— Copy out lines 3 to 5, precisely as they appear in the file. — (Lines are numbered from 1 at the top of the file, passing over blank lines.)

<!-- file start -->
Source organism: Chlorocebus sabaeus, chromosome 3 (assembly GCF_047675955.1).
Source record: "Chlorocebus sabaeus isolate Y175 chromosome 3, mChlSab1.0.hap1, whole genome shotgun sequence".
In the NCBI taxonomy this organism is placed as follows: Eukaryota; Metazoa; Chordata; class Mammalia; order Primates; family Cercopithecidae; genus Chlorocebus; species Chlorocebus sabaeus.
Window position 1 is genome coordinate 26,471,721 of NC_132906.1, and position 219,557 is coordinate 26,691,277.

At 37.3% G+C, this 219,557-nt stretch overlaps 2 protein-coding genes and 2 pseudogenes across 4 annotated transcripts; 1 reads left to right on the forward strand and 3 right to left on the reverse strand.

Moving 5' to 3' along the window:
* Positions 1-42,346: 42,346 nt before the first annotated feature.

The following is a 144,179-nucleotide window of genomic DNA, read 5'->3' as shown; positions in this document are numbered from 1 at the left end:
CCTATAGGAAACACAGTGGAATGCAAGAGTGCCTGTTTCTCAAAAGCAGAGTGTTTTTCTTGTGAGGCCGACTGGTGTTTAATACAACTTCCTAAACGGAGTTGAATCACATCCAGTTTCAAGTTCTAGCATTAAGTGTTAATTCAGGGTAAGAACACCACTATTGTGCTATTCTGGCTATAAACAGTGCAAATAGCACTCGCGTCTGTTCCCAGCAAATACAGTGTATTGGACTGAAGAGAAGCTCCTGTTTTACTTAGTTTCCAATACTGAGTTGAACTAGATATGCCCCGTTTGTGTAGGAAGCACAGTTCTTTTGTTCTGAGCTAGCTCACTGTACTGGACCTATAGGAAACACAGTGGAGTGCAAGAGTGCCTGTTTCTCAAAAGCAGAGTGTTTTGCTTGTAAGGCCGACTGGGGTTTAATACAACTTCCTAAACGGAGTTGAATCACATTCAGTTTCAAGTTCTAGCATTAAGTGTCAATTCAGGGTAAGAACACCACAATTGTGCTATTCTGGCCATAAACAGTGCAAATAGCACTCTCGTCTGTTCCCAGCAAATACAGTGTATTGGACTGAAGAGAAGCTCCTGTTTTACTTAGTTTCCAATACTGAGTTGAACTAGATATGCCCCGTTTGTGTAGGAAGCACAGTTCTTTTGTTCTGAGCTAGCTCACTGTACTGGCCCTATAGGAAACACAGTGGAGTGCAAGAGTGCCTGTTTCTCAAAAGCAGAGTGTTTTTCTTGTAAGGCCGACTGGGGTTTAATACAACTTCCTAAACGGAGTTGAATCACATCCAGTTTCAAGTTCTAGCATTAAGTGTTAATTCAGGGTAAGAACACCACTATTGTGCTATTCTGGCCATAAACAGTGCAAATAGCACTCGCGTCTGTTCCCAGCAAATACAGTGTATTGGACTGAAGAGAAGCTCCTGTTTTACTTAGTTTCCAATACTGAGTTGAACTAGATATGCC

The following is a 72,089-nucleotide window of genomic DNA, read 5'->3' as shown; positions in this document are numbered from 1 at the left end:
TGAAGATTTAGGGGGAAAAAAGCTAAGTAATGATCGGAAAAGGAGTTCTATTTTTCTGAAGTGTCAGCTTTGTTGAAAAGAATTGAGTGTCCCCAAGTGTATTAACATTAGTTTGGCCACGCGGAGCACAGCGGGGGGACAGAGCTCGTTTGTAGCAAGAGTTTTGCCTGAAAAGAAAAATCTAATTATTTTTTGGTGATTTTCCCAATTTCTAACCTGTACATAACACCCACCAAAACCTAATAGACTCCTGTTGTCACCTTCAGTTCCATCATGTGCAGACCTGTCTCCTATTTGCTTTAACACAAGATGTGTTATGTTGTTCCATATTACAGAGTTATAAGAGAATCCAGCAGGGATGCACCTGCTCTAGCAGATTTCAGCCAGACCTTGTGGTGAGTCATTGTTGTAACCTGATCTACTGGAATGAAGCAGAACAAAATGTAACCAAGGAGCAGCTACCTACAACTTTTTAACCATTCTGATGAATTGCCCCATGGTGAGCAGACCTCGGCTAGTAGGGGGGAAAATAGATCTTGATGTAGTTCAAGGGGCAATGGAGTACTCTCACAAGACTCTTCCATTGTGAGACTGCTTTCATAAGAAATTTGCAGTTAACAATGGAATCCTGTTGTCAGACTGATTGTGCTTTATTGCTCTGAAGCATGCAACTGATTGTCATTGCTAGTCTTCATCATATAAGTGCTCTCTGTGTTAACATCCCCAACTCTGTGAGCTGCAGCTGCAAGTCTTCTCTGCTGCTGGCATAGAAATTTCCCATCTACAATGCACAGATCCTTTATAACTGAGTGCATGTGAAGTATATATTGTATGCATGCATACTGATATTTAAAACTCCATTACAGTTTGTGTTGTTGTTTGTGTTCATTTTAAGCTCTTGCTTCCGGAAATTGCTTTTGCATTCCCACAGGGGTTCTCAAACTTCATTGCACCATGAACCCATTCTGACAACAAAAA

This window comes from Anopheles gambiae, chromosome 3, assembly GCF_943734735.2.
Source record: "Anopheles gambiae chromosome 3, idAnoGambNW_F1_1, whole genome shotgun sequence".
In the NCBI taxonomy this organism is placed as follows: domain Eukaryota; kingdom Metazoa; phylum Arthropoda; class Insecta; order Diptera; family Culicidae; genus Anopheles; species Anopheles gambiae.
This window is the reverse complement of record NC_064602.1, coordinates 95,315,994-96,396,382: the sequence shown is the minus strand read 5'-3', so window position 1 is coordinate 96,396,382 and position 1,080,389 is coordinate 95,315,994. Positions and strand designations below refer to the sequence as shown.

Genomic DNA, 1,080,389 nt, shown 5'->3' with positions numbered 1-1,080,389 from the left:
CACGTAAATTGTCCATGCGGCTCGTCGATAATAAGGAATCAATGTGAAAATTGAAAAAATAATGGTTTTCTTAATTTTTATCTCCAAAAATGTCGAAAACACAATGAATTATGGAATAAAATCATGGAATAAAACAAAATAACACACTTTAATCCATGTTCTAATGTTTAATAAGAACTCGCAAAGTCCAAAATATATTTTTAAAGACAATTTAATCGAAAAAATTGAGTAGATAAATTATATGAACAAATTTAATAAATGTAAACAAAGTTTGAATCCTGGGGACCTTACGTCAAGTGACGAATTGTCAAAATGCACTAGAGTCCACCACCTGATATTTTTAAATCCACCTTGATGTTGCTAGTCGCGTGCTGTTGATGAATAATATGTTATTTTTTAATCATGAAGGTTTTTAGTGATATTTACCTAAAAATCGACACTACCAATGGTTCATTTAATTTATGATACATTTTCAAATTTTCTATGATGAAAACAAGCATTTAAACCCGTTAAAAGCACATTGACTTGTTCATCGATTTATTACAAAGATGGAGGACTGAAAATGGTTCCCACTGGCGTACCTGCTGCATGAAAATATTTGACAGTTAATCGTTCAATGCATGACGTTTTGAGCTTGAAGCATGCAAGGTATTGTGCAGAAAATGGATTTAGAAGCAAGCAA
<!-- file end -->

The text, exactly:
In the NCBI taxonomy this organism is placed as follows: Eukaryota; Metazoa; Chordata; class Mammalia; order Primates; family Cercopithecidae; genus Chlorocebus; species Chlorocebus sabaeus.
Window position 1 is genome coordinate 26,471,721 of NC_132906.1, and position 219,557 is coordinate 26,691,277.

At 37.3% G+C, this 219,557-nt stretch overlaps 2 protein-coding genes and 2 pseudogenes across 4 annotated transcripts; 1 reads left to right on the forward strand and 3 right to left on the reverse strand.